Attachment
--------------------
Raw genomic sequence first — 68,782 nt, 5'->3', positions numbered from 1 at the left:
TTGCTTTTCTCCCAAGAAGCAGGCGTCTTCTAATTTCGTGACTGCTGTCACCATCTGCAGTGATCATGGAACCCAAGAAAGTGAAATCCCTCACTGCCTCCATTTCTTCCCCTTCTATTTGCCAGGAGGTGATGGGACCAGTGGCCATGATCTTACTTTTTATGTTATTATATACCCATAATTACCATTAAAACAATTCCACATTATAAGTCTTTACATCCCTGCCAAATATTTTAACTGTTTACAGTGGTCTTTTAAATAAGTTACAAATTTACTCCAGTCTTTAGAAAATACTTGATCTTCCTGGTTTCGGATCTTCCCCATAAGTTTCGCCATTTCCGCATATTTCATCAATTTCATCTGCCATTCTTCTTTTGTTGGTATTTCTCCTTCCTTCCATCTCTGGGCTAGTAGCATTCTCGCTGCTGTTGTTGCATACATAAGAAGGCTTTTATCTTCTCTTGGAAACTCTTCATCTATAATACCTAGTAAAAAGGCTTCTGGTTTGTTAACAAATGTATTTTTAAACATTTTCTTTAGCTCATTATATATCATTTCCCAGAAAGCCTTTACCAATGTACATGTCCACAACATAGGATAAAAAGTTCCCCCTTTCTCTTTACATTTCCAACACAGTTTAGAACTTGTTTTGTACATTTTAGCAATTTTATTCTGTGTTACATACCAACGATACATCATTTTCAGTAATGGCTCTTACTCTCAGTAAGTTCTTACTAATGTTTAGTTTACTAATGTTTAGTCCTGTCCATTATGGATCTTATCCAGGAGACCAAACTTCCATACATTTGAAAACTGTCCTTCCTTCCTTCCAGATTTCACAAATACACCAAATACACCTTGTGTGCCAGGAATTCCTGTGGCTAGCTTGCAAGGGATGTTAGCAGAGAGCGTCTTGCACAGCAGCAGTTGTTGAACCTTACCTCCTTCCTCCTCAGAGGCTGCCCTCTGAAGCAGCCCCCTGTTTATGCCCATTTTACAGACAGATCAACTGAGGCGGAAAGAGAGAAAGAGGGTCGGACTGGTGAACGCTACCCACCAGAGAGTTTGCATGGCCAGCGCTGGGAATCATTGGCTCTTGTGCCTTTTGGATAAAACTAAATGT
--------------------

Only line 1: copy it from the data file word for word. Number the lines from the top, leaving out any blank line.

Raw genomic sequence first — 68,782 nt, 5'->3', positions numbered from 1 at the left: